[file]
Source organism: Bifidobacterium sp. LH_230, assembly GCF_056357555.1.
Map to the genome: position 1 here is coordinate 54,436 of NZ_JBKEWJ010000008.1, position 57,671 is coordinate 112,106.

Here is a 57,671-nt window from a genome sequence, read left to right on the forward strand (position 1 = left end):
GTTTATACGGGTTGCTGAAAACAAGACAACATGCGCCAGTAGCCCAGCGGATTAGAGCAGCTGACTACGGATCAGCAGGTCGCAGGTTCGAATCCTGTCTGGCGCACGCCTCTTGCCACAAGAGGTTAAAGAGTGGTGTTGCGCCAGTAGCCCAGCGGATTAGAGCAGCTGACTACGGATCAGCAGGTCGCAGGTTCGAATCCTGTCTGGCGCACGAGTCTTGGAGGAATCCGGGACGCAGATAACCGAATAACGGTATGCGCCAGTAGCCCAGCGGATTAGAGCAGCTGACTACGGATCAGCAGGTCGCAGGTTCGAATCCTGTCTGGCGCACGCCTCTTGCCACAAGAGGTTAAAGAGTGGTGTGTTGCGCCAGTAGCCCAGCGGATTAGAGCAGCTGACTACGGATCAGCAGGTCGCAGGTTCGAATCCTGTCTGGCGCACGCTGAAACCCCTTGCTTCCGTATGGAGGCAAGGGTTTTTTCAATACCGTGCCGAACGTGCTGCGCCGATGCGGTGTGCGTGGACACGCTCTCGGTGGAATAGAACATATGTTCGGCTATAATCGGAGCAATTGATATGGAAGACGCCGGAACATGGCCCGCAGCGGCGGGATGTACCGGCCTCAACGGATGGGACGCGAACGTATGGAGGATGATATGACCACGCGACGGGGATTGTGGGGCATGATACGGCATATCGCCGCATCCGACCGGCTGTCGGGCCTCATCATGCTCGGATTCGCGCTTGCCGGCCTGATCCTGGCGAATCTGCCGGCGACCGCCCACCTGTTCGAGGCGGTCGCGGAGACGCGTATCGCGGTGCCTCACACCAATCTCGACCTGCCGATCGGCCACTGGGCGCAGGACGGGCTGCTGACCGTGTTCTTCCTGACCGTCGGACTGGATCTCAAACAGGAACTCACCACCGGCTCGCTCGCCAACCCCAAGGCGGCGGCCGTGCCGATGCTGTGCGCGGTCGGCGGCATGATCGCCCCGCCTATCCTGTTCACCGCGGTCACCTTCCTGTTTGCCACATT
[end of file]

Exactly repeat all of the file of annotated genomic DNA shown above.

Source organism: Bifidobacterium sp. LH_230, assembly GCF_056357555.1.
Map to the genome: position 1 here is coordinate 54,436 of NZ_JBKEWJ010000008.1, position 57,671 is coordinate 112,106.

Here is a 57,671-nt window from a genome sequence, read left to right on the forward strand (position 1 = left end):
GTTTATACGGGTTGCTGAAAACAAGACAACATGCGCCAGTAGCCCAGCGGATTAGAGCAGCTGACTACGGATCAGCAGGTCGCAGGTTCGAATCCTGTCTGGCGCACGCCTCTTGCCACAAGAGGTTAAAGAGTGGTGTTGCGCCAGTAGCCCAGCGGATTAGAGCAGCTGACTACGGATCAGCAGGTCGCAGGTTCGAATCCTGTCTGGCGCACGAGTCTTGGAGGAATCCGGGACGCAGATAACCGAATAACGGTATGCGCCAGTAGCCCAGCGGATTAGAGCAGCTGACTACGGATCAGCAGGTCGCAGGTTCGAATCCTGTCTGGCGCACGCCTCTTGCCACAAGAGGTTAAAGAGTGGTGTGTTGCGCCAGTAGCCCAGCGGATTAGAGCAGCTGACTACGGATCAGCAGGTCGCAGGTTCGAATCCTGTCTGGCGCACGCTGAAACCCCTTGCTTCCGTATGGAGGCAAGGGTTTTTTCAATACCGTGCCGAACGTGCTGCGCCGATGCGGTGTGCGTGGACACGCTCTCGGTGGAATAGAACATATGTTCGGCTATAATCGGAGCAATTGATATGGAAGACGCCGGAACATGGCCCGCAGCGGCGGGATGTACCGGCCTCAACGGATGGGACGCGAACGTATGGAGGATGATATGACCACGCGACGGGGATTGTGGGGCATGATACGGCATATCGCCGCATCCGACCGGCTGTCGGGCCTCATCATGCTCGGATTCGCGCTTGCCGGCCTGATCCTGGCGAATCTGCCGGCGACCGCCCACCTGTTCGAGGCGGTCGCGGAGACGCGTATCGCGGTGCCTCACACCAATCTCGACCTGCCGATCGGCCACTGGGCGCAGGACGGGCTGCTGACCGTGTTCTTCCTGACCGTCGGACTGGATCTCAAACAGGAACTCACCACCGGCTCGCTCGCCAACCCCAAGGCGGCGGCCGTGCCGATGCTGTGCGCGGTCGGCGGCATGATCGCCCCGCCTATCCTGTTCACCGCGGTCACCTTCCTGTTTGCCACATT